- Parathyroid hormone therapy to stimulate bone growth
- Selective estrogen receptor modulators to prevent bone loss, improve density, and lower the risk of breaks
Building strong bones throughout your early years is the best defense. Getting enough calcium, vitamin D, and regular exercise can keep bones strong throughout life.
Other ways you can lower your chances:
- Eat a balanced diet rich in calcium and vitamin D.
- Perform weight-bearing exercises.
- Live a healthy lifestyle—avoid smoking and drink alcohol only in moderation (2 drinks or less a day for men, 1 drink or less a day for women).
- If you have gone through menopause and are at high risk for broken bones, medicines may be advised to prevent osteoporosis.
National Institute of Arthritis and Musculoskeletal and Skin Diseases
National Osteoporosis Foundation
Women's College Hospital—Women's Health Matters
Clinician's guide to prevention and treatment of osteoporosis. National Osteoporosis Foundation website. Available at: https://www.nof.org/prevention/. Updated 2013. Accessed June 22, 2018.
Diagnosis information. National Osteoporosis Foundation website. Available at: https://www.nof.org/patients/diagnosis-information. Accessed June 22, 2018.
Ho-Pham LT, Nguyen ND, Nguyen TV. Effect of vegetarian diets on bone mineral density: a Bayesian meta-analysis. Am J Clin Nutr. 2009;90(4):943-950.
Khosla L, Melton LJ. Clinical practice: osteopenia. N Engl J Med. 2007;356(22):2293-2300.
Osteoporosis. EBSCO DynaMed Plus website. Available at:http://www.dynamed.com/topics/dmp~AN~T113815/Osteoporosis. Updated February 1, 2018. Accessed June 22, 2018.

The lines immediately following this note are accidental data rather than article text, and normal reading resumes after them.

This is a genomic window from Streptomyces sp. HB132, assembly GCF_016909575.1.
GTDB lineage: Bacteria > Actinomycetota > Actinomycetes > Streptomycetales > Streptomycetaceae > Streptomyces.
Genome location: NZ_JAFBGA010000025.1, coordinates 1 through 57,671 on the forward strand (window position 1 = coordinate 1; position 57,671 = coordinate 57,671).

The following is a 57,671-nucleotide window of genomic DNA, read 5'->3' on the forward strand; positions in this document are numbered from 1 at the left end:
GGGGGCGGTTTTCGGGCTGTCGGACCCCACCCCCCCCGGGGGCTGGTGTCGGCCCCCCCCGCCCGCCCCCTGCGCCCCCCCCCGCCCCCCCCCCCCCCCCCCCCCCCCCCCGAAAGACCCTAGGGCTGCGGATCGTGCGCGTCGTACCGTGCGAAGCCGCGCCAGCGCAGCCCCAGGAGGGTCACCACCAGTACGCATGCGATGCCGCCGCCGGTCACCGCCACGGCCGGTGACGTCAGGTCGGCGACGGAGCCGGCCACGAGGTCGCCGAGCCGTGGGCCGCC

Osteoporosis causes and risk factors. EBSCO DynaMed Plus website. Available at:http://www.dynamed.com/topics/dmp~AN~T902594/Osteoporosis-causes-and-risk-factors. Updated May 9, 2018. Accessed June 22, 2018.
Osteoporosis tests. Ortho Info—American Academy of Orthopedic Surgeons website. Available at: https://orthoinfo.aaos.org/en/diseases--conditions/osteoporosis. Updated August 2009. Accessed June 22, 2018.
Sambrook P, Cooper C. Osteoporosis. Lancet. 2006;367(9527):2010-2018.
10/6/2006 DynaMed Plus Systematic Literature Surveillancehttp://www.dynamed.com/topics/dmp~AN~T113815/Osteoporosis: Cockayne S, Adamson J, Lanham-New S, et al. Vitamin K and the prevention of fractures: systematic review and meta-analysis of randomized controlled trials. Arch Intern Med. 2006;166(12):1256-1261.
1/30/2009 DynaMed Plus Systematic Literature Surveillancehttp://www.dynamed.com/topics/dmp~AN~T115979/Glucose-lowering-medications-for-type-2-diabetes: Loke YK, Singh S, Furberg CD. Long-term use of thiazolidinediones and fractures in type 2 diabetes: a meta-analysis. CMAJ. 2009;180(1):32-39.
12/29/2009 DynaMed Plus Systematic Literature Surveillancehttp://www.dynamed.com/topics/dmp~AN~T113815/Osteoporosis: Hippisley-Cox J, Coupland C. Predicting risk of osteoporotic fracture in men and women in England and Wales: prospective derivation and validation of QFractureScores. BMJ. 2009;339:b4229.
Last reviewed May 2018 by EBSCO Medical Review Board Marcie L. Sidman, MD Last Updated: 6/22/2018